Right. ... They're always doing political calculations on things they do, and I think this would be another one. That had nothing to do with when I was reporting out the story. ... Do they really want the whole idea of the black sites and the renditions and the disappearing people, do they want to have that discussion? ...

Are your sources motivated, do you think, by concern for national security or jealousy? ...

It's impossible to know all the motives of the given source. If you spend time with them, you can get some of that. ... It could be frustration; it could be the sense that they're doing something wrong the public should know about.

I think in the CIA case, there was also a deep concern about the agency's reputation and how it would weather in the long run this role that it had as the jailer around the world. ... There were efforts made to try to get the White House to think about this long term that came to naught, so I think that was part of the motivation.

Think about what to do with these detainees?


At some point, what do you do with them? Do you kill them, or do you keep them for the rest of their natural lives? ... Do you let them loose at some point, where they can actually talk about what water boarding is like?

Or do you put them in a Guantanamo situation? Do you try them eventually? I think it would be a great Harvard Kennedy School exercise to take a group of graduate students and say: "This is the policy question: We have these people in black sites; some of them have been abused. How do we get them out of the black sites?" ...

... How important is the notion of anonymity, confidentiality, when you're trying to do this kind of reporting?

There is no way that you could do this sort of reporting without anonymity. And it's not just the no-name faction -- it's the no name, no job description and no agency sometimes. It's the journalistic equivalent of deep cover.

You have to give readers something, but there were times when I could only say "according to a U.S. government official." That's because, depending on what it was that I was saying, very few people would know it, or it was so sensitive that you wouldn't want a particular agency to face repercussions from that particular factoid that's in the paper. ...

... Do you put real names in documents? Do you use regular telephones? ... You don't want a phone bill sitting around.

Yes, you have to take extra precautions, and you have to think of all the ways that, if the government wanted to figure out who your sources were, that they would use to figure that out. Then you have to try to counter that by being extra careful and taking the extra steps that you wouldn't ordinarily have to, especially in this era.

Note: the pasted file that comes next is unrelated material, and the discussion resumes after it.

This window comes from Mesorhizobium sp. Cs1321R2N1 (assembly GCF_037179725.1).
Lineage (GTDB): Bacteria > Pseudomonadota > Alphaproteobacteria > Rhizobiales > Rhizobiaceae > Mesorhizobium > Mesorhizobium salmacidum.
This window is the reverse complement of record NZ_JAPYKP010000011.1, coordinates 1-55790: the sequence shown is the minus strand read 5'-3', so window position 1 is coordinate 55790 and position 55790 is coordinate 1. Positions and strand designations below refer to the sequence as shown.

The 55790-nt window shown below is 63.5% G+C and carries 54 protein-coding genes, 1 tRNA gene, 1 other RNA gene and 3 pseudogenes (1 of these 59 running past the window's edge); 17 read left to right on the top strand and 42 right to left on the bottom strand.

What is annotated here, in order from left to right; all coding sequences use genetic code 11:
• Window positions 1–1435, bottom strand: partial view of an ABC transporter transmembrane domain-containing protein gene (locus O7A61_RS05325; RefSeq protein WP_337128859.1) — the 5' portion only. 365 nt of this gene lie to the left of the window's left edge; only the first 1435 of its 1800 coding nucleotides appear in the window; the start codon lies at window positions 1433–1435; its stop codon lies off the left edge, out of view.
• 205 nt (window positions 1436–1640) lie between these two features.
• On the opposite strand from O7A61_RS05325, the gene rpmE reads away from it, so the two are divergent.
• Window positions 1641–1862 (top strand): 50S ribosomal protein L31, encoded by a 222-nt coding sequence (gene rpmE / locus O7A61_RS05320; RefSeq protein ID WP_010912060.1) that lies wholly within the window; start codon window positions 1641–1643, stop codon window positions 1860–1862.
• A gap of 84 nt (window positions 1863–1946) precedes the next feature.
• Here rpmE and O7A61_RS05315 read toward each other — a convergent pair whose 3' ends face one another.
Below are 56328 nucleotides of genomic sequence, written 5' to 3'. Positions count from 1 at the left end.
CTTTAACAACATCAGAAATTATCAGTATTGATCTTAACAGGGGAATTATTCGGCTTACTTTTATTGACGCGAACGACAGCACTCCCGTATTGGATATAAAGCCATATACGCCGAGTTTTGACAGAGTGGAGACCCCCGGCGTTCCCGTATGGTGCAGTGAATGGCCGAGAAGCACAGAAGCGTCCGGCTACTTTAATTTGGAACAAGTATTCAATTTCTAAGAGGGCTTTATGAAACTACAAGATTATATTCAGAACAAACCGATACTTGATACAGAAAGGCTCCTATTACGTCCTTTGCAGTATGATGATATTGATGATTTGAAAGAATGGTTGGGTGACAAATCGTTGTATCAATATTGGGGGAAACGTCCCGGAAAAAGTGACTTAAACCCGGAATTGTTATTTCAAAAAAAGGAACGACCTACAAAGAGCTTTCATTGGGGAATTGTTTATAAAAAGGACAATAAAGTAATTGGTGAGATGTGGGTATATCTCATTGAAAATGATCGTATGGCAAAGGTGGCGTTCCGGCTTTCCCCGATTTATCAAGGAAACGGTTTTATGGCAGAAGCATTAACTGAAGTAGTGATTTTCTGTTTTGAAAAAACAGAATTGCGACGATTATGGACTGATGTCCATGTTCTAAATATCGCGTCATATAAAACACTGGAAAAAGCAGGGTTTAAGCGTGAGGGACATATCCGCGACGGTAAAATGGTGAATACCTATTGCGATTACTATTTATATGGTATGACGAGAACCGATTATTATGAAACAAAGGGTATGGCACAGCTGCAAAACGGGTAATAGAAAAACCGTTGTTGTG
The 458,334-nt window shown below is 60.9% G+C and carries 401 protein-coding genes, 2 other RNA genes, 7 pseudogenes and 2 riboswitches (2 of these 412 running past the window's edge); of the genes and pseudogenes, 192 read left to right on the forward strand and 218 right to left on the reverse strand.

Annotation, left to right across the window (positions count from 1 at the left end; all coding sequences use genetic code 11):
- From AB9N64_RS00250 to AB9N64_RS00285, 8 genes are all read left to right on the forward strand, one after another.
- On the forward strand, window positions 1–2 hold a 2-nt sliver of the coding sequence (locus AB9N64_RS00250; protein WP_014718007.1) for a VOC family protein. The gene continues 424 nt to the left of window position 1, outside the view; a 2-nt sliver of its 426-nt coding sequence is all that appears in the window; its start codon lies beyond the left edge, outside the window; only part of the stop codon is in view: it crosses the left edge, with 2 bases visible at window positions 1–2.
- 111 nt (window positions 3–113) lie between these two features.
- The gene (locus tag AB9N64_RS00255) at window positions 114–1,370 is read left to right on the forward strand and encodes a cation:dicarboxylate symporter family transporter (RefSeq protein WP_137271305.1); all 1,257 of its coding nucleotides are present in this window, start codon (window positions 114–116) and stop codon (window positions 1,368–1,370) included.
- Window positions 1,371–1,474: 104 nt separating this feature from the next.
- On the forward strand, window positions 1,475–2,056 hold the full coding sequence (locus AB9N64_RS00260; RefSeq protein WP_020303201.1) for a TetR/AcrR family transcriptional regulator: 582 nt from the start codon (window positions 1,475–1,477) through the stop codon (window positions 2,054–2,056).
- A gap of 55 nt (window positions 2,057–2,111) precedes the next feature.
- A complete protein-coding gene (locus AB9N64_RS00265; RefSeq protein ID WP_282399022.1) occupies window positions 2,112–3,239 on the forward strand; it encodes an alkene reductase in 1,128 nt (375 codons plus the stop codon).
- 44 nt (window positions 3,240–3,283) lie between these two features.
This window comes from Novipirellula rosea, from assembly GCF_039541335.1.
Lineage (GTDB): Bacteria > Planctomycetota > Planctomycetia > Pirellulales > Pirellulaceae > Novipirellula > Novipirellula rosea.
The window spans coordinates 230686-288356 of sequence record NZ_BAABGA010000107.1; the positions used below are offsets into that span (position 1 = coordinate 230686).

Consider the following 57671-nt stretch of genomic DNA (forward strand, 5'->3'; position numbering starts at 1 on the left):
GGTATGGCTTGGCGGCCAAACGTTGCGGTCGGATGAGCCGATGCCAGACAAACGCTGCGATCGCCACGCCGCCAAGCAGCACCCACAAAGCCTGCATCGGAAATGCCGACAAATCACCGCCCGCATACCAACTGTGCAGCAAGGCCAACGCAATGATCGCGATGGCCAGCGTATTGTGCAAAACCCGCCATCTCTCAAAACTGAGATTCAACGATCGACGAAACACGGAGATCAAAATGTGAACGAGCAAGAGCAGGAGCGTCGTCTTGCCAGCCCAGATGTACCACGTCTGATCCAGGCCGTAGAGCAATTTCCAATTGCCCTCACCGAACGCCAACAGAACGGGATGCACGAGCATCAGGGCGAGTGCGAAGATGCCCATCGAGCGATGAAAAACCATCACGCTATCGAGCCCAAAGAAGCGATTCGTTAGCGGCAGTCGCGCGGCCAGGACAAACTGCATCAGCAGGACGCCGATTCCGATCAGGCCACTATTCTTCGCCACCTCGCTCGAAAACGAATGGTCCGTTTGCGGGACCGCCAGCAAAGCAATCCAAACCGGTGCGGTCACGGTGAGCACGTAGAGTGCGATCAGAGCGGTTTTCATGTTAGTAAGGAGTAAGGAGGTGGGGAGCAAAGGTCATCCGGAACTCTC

It's not just that they work in a secret organization, but they work in a secret organization during the time in which the president of the United States has declared a war on terror. And this administration wants to control the flow of information in a way that is unseen for decades and is willing to go out there on the legal limb to stop that, just to control the flow of information. ...

You mentioned that it was lonely covering national security and the CIA. What do you mean by that?

Well, if you're covering Congress, you have a group of reporters, ... and you can just debate with them what you saw. ... There's a lot of give-and-take, not only among reporters but also other people. You have someone else to vet your own feelings with. ...

But in this world, it is really just different, because I'm there by myself. I'm never going to talk to anybody about the characters I'm meeting for fear that somehow they'd put two and two together and figure out who they were or whatever. You have to do it all by yourself. It's a very different approach. ...

It seems like the rules about confidential sources are changing, at least what the government is willing to accept, ... and the rules are changing about what the government is allowed to do in this new global war on terror.

Right. I definitely feel as a reporter, but also a reader and an American, that the sands are shifting, and the institutions that we thought were on concrete are shifting along with them. When you look at the court decisions on Guantanamo, sometimes they're contradictory. I think we're in an era in which so much seems new and decisions that were taken and looked so solid in the past are being questioned. ...

There used to be, if you will, a de facto truce between reporters and, for instance, the Justice Department around confidential sources, ... being able to talk without fear of retribution. That's all broken down, hasn't it?